Evan Glenn Vista, Philippine Rheumatology Association (PRA) board member, said back pain may sometimes signal a more serious health condition leading to permanent disability.
Jean-Sebastien Evrard/AFP
1 million Pinoys afflicted with chronic back pain — group
Mayen Jaymalin (The Philippine Star) - May 8, 2019 - 12:00am

MANILA, Philippines — Don’t just ignore back pain, medical specialists warned yesterday.

Evan Glenn Vista, Philippine Rheumatology Association (PRA) board member, said back pain may sometimes signal a more serious health condition leading to permanent disability.

“Not all back pains are the same. If (the pain) is for more than three months, that is something serious,” Vista noted.

According to Vista, chronic back pain can sometimes be an indication that one is afflicted with Ankylosing Spondylitis (AS) also known as back attack.

There is no available data on the national prevalence of AS, but Vista said it is estimated that between one to two percent of the country’s population or roughly a million Filipinos are afflicted with the serious condition.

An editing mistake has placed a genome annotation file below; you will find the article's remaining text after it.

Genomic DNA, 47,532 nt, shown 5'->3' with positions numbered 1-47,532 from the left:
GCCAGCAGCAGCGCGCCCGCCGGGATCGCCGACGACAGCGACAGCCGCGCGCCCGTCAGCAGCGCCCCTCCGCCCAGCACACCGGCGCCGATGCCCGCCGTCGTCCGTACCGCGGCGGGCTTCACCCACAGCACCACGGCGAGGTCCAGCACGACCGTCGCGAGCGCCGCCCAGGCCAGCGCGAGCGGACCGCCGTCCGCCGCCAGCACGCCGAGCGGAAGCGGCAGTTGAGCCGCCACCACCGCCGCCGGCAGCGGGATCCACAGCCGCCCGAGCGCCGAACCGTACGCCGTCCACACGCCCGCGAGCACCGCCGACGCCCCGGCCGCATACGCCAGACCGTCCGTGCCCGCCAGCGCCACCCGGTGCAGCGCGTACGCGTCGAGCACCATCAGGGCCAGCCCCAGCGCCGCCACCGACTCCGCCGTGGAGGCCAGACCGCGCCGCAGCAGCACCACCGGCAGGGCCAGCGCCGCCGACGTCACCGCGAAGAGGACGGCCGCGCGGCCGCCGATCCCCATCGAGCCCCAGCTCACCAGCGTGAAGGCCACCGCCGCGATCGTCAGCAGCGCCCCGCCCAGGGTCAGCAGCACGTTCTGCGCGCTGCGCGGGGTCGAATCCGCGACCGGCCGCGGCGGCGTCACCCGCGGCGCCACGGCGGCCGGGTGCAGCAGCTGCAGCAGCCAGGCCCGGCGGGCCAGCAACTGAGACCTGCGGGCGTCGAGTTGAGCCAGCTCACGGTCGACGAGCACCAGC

Vista said AS is a type of arthritis that affects the spine. If not diagnosed early, it can cause complications affecting the different organs and mobility.

Among the symptoms of the illness are fever, weight loss, localized bone pain and nocturnal pain and extremity weakness.

Vista stressed the importance of early diagnosis and treatment of AS, which commonly affects the patients in their productive years.

Rheumatologists said early diagnosis and treatment can help control the pain as well as delay progression of the disease and prevent significant deformity.

“The primary aim of early detection is for us to be able to do something as soon as possible or it may come to a point that we cannot do much,” Vista said.

Vista also said the disease can cause irreversible damage if not diagnosed and treated early.

AS Association of the Philippines president Clark Ferrer said he was living in pain, but it took almost eight years before he was diagnosed with the illness.

Ferrer said he had just graduated from college when doctors confirmed that he was suffering from AS and it had affected his heart. 

“The pain is impossible to ignore,” Ferrer said as he expressed hope that new treatment and technology would be available to enable AS patients to live normal lives.

BACK PAIN PHILIPPINE RHEUMATOLOGY ASSOCIATION
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